BXW is transmitted in any one of the following ways;
Soil is one of the main sources for Xanthomonas campestris pv. musacearum inoculum. Xanthomonas campestris pv. musacearum may contaminate the soil for four months and more. BXW awareness campaigns have helped reduce the numbers of farmers growing bananas on contaminated plantains aiding in the control of the disease overall. Transmission of contaminated disease itself is thought to be low.
It widely thought that Xanthomonas campestris pv. musacearum bacteria is transmitted to airborne vectors through exposed male flowers (see plant reproductive morphology). Xanthomonas campestris pv. musacearum bacteria has been isolated from the ooze and nectar excreted from openings of fallen male flowers.Insects, namely stingless bees (Apidae), fruit flies (Drosophilidae) and grass flies (Chloropidae), transmit the disease from banana to banana after being drawn to the infected nectar. If the disease has been transmitted by insects the symptoms tend to first appear on the male buds of the banana plant.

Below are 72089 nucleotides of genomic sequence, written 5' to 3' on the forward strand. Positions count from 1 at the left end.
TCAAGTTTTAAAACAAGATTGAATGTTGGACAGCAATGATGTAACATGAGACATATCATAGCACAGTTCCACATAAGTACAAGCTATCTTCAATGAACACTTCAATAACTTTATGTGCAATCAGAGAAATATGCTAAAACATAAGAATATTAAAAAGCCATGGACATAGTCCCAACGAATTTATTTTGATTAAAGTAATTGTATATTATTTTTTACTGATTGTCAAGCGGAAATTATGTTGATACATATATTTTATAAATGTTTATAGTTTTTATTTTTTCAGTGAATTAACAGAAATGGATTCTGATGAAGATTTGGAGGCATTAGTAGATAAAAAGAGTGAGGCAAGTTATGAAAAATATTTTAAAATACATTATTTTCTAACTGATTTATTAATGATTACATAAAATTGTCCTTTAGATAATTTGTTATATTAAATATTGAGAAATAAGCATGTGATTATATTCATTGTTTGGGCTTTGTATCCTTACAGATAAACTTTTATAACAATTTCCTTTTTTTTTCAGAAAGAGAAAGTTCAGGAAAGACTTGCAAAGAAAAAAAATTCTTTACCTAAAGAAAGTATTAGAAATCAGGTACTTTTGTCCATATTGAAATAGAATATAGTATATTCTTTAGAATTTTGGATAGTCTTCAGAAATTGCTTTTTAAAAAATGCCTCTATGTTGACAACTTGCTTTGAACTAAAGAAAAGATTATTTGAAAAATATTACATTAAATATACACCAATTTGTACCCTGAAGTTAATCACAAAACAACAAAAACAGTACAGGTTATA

The knife (panga) is used almost universally in African agriculture. Use of contaminated knives was a common method for disease spread when the disease first originated but increased knowledge of BXW transmission has led to increased numbers knives being disinfected after use. Herbicides are now advised as a more economical and effective way of destroying infected banana crop.
Infected plant material
BXW infects all parts of the plant. Disease spread has been primarily linked with the transport of plants shoots for replanting. Other parts of the plant such as the male buds (used in banana beer production) and mulch (banana waste material) can also expose novel regions to the disease.
The vast majority of the bananas currently grown and consumed were not conventionally bred but are selections made over probably thousands of years from naturally occurring hybrids. Cultivated bananas are very nearly sterile and as a consequence are not propagated from seed but rather through vegetative propagation, primarily suckers as well as more recently micropropagated or tissue cultured bananas. These factors, very old selections, near sterility and vegetative propagation, mean that these bananas have not been genetically improved either for resistance or improved quality and are becoming increasing in affected by serious pests and diseases.
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